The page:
Ridiculous true (and probably, common) story

I had my first MRI scan in the type of scanner that only your top half goes in to – it wasn’t at all like the full-body-claustrophobia-inducing ones I’d seen on Casualty (that essential and most accurate source of medical information).

The staff at St. Cross, Rugby were lovely.  Very reassuring.

It’s noisy in there (they give you noise-reducing headphones with optional Rugby FM), but there’s a clever little mirror just in front of your eyes that is positioned so you can see the technicians in their office, which really reduces the ‘closed-in’ feeling.

It’s not the most enjoyable way to spend 20 minutes, but it wasn’t half as bad as I was expecting.

The results came back a couple of weeks later – not that my GP mentioned it to me, bitter, moi? – with some “T2 high activity areas” and a note from the neurologist stating that “there (was) nothing else I can contribute here”.  Hmmm.. helpful.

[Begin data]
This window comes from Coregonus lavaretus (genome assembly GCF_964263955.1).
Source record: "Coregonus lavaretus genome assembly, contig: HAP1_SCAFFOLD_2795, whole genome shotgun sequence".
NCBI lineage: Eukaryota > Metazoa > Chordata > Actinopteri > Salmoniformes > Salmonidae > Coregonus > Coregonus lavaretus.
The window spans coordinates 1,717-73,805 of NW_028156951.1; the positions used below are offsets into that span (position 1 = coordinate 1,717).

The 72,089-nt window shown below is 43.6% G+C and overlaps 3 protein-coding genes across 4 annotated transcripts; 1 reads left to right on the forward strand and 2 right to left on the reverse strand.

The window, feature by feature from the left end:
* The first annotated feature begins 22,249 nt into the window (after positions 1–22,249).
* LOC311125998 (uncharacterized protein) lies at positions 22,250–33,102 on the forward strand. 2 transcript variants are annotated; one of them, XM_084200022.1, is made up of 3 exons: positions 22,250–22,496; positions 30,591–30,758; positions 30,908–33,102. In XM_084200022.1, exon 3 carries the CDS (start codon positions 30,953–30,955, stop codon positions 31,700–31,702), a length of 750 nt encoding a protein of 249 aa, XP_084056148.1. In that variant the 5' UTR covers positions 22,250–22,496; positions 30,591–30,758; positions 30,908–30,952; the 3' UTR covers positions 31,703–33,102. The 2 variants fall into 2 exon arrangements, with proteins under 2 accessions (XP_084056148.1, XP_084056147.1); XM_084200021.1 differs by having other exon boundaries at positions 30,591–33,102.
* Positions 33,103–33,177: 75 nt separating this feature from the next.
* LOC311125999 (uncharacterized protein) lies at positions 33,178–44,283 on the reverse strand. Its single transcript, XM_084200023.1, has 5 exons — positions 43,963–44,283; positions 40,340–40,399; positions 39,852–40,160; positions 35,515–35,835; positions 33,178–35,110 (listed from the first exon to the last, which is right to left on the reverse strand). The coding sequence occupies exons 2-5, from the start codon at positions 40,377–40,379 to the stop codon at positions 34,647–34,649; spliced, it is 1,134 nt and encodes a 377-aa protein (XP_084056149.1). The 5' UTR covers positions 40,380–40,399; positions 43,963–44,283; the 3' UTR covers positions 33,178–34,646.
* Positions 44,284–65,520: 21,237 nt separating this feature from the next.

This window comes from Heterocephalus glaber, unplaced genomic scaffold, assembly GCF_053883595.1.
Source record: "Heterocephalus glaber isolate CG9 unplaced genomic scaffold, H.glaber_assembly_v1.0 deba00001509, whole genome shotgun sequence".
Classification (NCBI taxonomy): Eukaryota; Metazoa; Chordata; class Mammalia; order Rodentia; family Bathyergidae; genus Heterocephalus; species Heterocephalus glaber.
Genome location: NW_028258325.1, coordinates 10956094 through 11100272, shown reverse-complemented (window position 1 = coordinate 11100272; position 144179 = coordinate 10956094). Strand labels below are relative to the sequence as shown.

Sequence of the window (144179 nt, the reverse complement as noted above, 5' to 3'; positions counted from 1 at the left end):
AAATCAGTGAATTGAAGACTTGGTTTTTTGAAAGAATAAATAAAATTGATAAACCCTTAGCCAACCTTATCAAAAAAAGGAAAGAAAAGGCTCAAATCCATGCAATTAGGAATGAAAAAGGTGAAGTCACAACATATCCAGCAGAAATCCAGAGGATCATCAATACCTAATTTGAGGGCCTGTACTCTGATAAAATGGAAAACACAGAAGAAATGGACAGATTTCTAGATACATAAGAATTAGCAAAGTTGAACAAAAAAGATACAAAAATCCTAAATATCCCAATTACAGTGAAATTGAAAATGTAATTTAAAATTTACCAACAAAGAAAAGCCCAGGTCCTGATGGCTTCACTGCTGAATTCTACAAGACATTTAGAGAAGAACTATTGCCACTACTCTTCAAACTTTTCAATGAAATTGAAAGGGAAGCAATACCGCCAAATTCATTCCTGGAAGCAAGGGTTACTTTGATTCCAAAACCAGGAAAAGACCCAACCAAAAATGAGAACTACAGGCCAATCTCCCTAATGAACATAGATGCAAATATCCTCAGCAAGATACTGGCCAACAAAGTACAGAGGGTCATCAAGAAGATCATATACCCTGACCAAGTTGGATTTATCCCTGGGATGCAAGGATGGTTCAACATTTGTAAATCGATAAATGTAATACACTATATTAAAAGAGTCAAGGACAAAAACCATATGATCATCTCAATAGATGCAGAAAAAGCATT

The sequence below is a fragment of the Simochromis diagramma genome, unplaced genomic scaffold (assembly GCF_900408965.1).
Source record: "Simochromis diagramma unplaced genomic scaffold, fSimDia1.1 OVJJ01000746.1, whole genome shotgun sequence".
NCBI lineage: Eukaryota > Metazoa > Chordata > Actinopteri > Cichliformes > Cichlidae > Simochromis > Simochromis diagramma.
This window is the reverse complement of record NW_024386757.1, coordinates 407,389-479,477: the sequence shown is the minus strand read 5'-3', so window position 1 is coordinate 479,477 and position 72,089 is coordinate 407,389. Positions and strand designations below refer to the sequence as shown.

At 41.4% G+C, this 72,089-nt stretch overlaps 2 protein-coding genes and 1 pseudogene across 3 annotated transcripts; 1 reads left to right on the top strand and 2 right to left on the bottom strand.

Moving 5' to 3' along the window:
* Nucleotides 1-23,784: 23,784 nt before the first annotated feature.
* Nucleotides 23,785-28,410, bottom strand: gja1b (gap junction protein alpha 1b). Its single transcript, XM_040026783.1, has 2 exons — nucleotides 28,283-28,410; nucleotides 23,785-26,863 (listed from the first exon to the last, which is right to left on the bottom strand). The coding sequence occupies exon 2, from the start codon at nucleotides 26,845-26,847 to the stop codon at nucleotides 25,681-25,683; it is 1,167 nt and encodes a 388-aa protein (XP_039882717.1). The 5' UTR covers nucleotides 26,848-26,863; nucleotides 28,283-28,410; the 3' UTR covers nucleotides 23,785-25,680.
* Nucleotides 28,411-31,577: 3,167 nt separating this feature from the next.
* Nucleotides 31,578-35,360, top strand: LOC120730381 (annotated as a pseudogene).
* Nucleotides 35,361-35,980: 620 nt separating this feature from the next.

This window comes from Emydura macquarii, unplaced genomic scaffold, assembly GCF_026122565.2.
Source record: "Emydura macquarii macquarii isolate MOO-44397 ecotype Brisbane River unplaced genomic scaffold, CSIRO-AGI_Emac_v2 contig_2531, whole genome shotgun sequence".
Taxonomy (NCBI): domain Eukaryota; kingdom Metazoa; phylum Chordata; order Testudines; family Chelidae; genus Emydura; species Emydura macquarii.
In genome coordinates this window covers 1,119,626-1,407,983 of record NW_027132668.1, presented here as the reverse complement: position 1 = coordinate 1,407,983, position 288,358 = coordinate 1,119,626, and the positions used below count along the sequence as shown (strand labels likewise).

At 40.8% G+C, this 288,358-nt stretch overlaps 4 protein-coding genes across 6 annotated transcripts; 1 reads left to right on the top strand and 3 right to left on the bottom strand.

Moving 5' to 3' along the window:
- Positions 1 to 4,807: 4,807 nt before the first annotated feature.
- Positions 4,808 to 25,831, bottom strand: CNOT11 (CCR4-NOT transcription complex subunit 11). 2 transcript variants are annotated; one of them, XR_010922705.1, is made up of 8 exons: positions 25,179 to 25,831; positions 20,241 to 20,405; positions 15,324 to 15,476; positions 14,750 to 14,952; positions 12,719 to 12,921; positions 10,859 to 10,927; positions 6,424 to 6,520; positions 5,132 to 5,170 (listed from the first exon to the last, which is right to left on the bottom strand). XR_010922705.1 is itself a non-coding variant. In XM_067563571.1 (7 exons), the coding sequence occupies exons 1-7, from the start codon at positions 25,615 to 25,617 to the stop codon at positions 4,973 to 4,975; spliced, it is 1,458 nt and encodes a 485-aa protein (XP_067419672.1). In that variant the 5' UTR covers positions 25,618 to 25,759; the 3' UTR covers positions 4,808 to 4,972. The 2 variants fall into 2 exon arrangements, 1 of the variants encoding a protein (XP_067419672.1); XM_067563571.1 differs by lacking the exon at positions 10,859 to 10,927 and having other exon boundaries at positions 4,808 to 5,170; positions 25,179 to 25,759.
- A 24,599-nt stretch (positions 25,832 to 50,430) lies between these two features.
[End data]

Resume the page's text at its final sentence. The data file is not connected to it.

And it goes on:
I was fuming that no-one, not the neurology consultant nor my GP, were able to offer me an explanation of what that means, or where I should go from here. I can’t imagine why explaining the results of a test to a patient is not a standard, and crucial, part of the treatment process, even if nothing of immediate concern is found. What sane patient wouldn’t want to know this information?

The “don’t worry, dear, let the clever doctors worry about it” approach to GP-ing is not for me, thank you.

But don’t worry, Mr GP, I’ll find a headache expert on Google to explain to me what it all means.  (Is that ridiculous, or what? That’s actually how I discovered what my results mean.  Sigh.)

Charlie wouldn't let this happen.  Just sayin'.

Charlie wouldn’t let this happen. Just sayin’.


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